Once at Chone, we reached the marshlands near the ocean and took a few wrong turns until we found a very bumpy road with massive potholes for miles and miles until we reached Canoa. I had chosen Canoa without any reason except that it appeared to be far away from civilization and presumably quiet and peaceful. Which it was when we arrived. It is clearly out of season, with most of the beach empty and devoid of tourists, but there was also no sun either, perhaps the reason for its emptiness. We managed to choose a hotel full of gringos! We were simply too tired to look further. We stopped, we asked for a room, it was acceptable, so we took it and sat down for breakfast. Maya found a young girl to play with immediately and was off to look for crabs in the tide pools and I got into my bathing suit for a rest on the sand. The Pacific was warm and there were waves for surfers (Canoa is known as a surfing beach). The afternoon lingered on, Maya was happy to have a playmate, Eric and the children went bodysurfing, I watched the surfers in the water, the sun never shone, but it was restful and we were happy.

Beach at Canoa

Surfer Dude

I discovered that Eric had not brought any cash or his ATM card, which is a problem anywhere in Ecuador. No one ever seems to take credit cards, especially so far away from the major cities. Our short vacation would have to be cut short, which put a damper on things. Anticipating a return to Quito tomorrow after driving an exhausting eight hours to get to our destination was disappointing. We shared a $5 meal of 'pollo con arroz' for lunch while watching the world cup match between USA and England. Somehow we found ourselves watching more and more world cup soccer as the afternoon progressed.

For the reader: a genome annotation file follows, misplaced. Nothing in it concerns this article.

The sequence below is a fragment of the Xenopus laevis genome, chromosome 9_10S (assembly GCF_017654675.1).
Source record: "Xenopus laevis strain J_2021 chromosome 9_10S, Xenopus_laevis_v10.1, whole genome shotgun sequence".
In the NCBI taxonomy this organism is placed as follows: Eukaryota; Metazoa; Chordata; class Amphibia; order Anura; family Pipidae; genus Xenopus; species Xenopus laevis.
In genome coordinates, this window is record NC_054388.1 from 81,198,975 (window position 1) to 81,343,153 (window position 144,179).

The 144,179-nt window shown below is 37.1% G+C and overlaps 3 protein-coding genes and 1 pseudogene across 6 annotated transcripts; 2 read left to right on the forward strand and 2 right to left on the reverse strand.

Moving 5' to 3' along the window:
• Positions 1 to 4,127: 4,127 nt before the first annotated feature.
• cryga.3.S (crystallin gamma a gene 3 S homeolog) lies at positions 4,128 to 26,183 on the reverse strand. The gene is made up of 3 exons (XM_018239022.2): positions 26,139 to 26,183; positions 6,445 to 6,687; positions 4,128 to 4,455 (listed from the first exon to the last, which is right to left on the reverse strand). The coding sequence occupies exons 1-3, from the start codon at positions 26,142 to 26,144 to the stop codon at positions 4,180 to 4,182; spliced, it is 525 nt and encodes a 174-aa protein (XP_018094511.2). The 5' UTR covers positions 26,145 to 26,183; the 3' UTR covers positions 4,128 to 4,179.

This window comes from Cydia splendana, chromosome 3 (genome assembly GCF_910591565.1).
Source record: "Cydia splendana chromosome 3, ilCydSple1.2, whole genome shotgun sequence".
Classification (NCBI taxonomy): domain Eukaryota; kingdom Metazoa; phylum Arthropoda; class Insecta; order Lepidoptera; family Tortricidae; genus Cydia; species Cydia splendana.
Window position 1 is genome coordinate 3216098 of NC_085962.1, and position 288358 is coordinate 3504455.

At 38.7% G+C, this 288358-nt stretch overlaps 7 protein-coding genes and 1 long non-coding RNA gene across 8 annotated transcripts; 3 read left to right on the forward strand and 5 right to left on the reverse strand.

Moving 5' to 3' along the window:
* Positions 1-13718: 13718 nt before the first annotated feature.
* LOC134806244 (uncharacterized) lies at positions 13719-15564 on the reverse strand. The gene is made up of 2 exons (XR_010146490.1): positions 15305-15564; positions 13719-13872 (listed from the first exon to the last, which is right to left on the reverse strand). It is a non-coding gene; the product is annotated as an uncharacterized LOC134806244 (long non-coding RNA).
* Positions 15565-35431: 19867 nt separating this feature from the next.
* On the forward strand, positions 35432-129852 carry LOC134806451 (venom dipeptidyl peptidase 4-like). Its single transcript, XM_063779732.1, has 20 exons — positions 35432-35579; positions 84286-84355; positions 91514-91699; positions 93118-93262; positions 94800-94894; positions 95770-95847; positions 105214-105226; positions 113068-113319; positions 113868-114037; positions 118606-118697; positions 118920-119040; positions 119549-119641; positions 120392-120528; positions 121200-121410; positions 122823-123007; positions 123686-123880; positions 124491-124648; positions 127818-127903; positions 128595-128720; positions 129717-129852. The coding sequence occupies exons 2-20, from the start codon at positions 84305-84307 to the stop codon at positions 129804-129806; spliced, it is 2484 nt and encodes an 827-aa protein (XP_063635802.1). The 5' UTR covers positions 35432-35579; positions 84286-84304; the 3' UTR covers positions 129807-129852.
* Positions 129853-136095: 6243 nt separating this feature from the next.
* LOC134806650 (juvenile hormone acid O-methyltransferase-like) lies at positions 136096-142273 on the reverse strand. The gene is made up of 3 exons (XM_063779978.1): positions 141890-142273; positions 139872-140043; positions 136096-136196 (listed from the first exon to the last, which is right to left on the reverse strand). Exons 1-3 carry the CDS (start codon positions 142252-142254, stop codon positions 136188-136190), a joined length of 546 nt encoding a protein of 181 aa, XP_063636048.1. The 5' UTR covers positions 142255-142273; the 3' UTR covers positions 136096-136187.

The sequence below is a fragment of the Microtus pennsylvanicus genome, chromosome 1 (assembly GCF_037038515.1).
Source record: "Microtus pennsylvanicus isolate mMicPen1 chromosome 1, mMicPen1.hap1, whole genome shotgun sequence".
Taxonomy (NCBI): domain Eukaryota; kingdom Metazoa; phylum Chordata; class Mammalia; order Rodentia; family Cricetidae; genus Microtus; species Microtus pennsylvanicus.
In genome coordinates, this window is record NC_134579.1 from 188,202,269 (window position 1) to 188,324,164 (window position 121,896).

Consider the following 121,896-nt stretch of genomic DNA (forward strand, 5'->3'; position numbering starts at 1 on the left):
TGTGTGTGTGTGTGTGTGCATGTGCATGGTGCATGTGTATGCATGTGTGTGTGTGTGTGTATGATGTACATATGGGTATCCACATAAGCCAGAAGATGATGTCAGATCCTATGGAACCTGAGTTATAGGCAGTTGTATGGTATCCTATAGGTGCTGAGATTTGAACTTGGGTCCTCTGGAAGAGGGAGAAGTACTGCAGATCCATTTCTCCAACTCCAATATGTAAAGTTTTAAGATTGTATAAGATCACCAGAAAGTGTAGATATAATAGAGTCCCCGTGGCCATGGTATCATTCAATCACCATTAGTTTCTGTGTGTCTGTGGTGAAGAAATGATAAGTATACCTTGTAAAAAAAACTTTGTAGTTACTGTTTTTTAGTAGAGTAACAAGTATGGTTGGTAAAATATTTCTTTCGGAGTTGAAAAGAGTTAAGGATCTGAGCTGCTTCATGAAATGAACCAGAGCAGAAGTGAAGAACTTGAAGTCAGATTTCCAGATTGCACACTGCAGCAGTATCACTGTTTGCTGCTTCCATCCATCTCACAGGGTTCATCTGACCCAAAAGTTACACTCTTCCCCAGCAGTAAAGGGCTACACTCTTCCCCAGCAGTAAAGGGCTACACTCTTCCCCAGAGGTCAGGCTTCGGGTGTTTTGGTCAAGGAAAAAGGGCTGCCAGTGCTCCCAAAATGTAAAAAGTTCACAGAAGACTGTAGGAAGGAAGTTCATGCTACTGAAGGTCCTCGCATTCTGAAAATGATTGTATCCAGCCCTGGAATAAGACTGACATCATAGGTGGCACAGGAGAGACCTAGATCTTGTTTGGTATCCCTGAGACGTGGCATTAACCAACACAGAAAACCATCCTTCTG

We walked along the beach in both directions. Cliffs beckoned to our right, where we encountered egrets, buzzards and frigate birds, as well as tiny 'Man o War' jellyfish and more and more garbage (the buzzards were very happy). Maya danced and explored and looked for small creatures. The other direction brought us to the fishermen dragging their boats to shore and children playing soccer. The beach is lined with bars and eating establishments, all empty and waiting for tourists.

Maya Dancing

More Dancing

Art on the Beach

Grey on Grey

Action on the Beach

It is curious that Canoa has developed a reputation of being a mecca for gringos. Why Canoa, where there are dozens of little towns up and down the coast. The place has a relaxed and welcoming feel, and once established in our room at the Hotel Bambu, we felt at home and could have stayed for days.

Egret Stare


Waiting for Fish


Egrets Fishing


Scary Catydid

We were told that only the 'Casa Flor' took credit cards, so we walked a few blocks in the sand to have dinner there, but were informed that no one took credit cards in town, that there were no ATM's or banks and we would have to drive back to San Vicente some 20 kms away to find an ATM, which made no difference since we had no ATM cards anyway. The waitress was very kind and generous and we shared a shrimp dish for all of us with some water, which was satisfying and very yummy. We were surprised to see Lauren Hutton and her family come in for dinner. How in the world did they find this place so far away from the world? We made an effort not to stare!

Our hotel was hopping when we walked home. It appeared that we were staying at the 'happening' place and that tourists and locals and their families were all at the Hotel Bambu for the evening. Maya found her friend to play with and Eric worked on his computer in the melee and I found myself asleep by 7 after a very long day that began at 3:30 AM. I did not want to think about driving all the way back to Quito tomorrow.

Fishermen Bringing in their Boats

Beauty on the Beach